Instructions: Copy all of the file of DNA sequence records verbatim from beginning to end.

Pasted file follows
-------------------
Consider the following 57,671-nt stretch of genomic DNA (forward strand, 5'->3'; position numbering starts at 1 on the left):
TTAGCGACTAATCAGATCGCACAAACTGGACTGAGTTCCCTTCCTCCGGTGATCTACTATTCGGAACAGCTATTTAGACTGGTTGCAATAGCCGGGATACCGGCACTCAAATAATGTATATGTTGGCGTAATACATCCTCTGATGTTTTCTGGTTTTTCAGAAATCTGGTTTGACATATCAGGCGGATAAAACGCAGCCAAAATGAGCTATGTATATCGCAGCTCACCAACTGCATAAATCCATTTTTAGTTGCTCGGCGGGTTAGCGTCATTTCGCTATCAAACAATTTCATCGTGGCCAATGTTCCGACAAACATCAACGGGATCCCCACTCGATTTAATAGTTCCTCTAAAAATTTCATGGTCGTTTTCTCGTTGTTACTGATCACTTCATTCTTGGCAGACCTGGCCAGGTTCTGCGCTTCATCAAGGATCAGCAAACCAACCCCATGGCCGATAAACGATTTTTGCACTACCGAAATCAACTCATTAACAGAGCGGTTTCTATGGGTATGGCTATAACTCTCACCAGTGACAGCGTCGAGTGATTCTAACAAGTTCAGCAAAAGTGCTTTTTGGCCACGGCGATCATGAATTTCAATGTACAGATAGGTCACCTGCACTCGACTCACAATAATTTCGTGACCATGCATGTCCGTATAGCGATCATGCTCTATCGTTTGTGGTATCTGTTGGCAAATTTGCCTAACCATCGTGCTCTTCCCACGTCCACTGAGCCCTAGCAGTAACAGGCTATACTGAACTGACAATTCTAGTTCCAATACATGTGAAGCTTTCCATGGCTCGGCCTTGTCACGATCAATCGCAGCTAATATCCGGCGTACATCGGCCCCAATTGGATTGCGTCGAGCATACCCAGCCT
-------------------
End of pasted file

Consider the following 57,671-nt stretch of genomic DNA (forward strand, 5'->3'; position numbering starts at 1 on the left):
TTAGCGACTAATCAGATCGCACAAACTGGACTGAGTTCCCTTCCTCCGGTGATCTACTATTCGGAACAGCTATTTAGACTGGTTGCAATAGCCGGGATACCGGCACTCAAATAATGTATATGTTGGCGTAATACATCCTCTGATGTTTTCTGGTTTTTCAGAAATCTGGTTTGACATATCAGGCGGATAAAACGCAGCCAAAATGAGCTATGTATATCGCAGCTCACCAACTGCATAAATCCATTTTTAGTTGCTCGGCGGGTTAGCGTCATTTCGCTATCAAACAATTTCATCGTGGCCAATGTTCCGACAAACATCAACGGGATCCCCACTCGATTTAATAGTTCCTCTAAAAATTTCATGGTCGTTTTCTCGTTGTTACTGATCACTTCATTCTTGGCAGACCTGGCCAGGTTCTGCGCTTCATCAAGGATCAGCAAACCAACCCCATGGCCGATAAACGATTTTTGCACTACCGAAATCAACTCATTAACAGAGCGGTTTCTATGGGTATGGCTATAACTCTCACCAGTGACAGCGTCGAGTGATTCTAACAAGTTCAGCAAAAGTGCTTTTTGGCCACGGCGATCATGAATTTCAATGTACAGATAGGTCACCTGCACTCGACTCACAATAATTTCGTGACCATGCATGTCCGTATAGCGATCATGCTCTATCGTTTGTGGTATCTGTTGGCAAATTTGCCTAACCATCGTGCTCTTCCCACGTCCACTGAGCCCTAGCAGTAACAGGCTATACTGAACTGACAATTCTAGTTCCAATACATGTGAAGCTTTCCATGGCTCGGCCTTGTCACGATCAATCGCAGCTAATATCCGGCGTACATCGGCCCCAATTGGATTGCGTCGAGCATACCCAGCCT